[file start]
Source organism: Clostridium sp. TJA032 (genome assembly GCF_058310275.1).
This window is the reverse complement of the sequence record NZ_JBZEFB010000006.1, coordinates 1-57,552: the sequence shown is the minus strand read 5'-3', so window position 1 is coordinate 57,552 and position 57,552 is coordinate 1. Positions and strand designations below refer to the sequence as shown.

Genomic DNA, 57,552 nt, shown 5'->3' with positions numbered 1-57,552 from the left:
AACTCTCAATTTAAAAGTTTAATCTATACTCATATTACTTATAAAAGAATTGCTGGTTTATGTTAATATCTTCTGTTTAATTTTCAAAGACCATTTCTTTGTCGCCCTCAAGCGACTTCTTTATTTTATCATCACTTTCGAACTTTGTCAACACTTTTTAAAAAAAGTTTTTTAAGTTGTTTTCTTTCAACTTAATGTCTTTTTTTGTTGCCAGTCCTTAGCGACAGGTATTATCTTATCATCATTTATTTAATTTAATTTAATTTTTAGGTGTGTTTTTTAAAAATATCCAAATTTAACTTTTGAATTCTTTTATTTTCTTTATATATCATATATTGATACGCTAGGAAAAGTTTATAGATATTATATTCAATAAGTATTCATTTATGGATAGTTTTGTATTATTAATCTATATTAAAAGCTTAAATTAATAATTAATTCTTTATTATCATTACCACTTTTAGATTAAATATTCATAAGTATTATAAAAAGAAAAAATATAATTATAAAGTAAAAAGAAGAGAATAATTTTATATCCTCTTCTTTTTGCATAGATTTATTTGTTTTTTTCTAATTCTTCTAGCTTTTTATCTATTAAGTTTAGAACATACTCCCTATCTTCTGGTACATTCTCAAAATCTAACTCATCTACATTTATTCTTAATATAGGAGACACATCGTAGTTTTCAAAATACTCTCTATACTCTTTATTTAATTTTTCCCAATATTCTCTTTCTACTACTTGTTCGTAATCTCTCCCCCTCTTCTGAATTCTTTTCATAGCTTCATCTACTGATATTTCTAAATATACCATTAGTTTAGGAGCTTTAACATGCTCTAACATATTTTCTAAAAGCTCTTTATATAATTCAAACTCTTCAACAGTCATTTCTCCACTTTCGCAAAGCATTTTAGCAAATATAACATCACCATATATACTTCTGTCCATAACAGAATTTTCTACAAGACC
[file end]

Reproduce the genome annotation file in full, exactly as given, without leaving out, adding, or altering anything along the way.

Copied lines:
Source organism: Clostridium sp. TJA032 (genome assembly GCF_058310275.1).
This window is the reverse complement of the sequence record NZ_JBZEFB010000006.1, coordinates 1-57,552: the sequence shown is the minus strand read 5'-3', so window position 1 is coordinate 57,552 and position 57,552 is coordinate 1. Positions and strand designations below refer to the sequence as shown.

Genomic DNA, 57,552 nt, shown 5'->3' with positions numbered 1-57,552 from the left:
AACTCTCAATTTAAAAGTTTAATCTATACTCATATTACTTATAAAAGAATTGCTGGTTTATGTTAATATCTTCTGTTTAATTTTCAAAGACCATTTCTTTGTCGCCCTCAAGCGACTTCTTTATTTTATCATCACTTTCGAACTTTGTCAACACTTTTTAAAAAAAGTTTTTTAAGTTGTTTTCTTTCAACTTAATGTCTTTTTTTGTTGCCAGTCCTTAGCGACAGGTATTATCTTATCATCATTTATTTAATTTAATTTAATTTTTAGGTGTGTTTTTTAAAAATATCCAAATTTAACTTTTGAATTCTTTTATTTTCTTTATATATCATATATTGATACGCTAGGAAAAGTTTATAGATATTATATTCAATAAGTATTCATTTATGGATAGTTTTGTATTATTAATCTATATTAAAAGCTTAAATTAATAATTAATTCTTTATTATCATTACCACTTTTAGATTAAATATTCATAAGTATTATAAAAAGAAAAAATATAATTATAAAGTAAAAAGAAGAGAATAATTTTATATCCTCTTCTTTTTGCATAGATTTATTTGTTTTTTTCTAATTCTTCTAGCTTTTTATCTATTAAGTTTAGAACATACTCCCTATCTTCTGGTACATTCTCAAAATCTAACTCATCTACATTTATTCTTAATATAGGAGACACATCGTAGTTTTCAAAATACTCTCTATACTCTTTATTTAATTTTTCCCAATATTCTCTTTCTACTACTTGTTCGTAATCTCTCCCCCTCTTCTGAATTCTTTTCATAGCTTCATCTACTGATATTTCTAAATATACCATTAGTTTAGGAGCTTTAACATGCTCTAACATATTTTCTAAAAGCTCTTTATATAATTCAAACTCTTCAACAGTCATTTCTCCACTTTCGCAAAGCATTTTAGCAAATATAACATCACCATATATACTTCTGTCCATAACAGAATTTTCTACAAGACC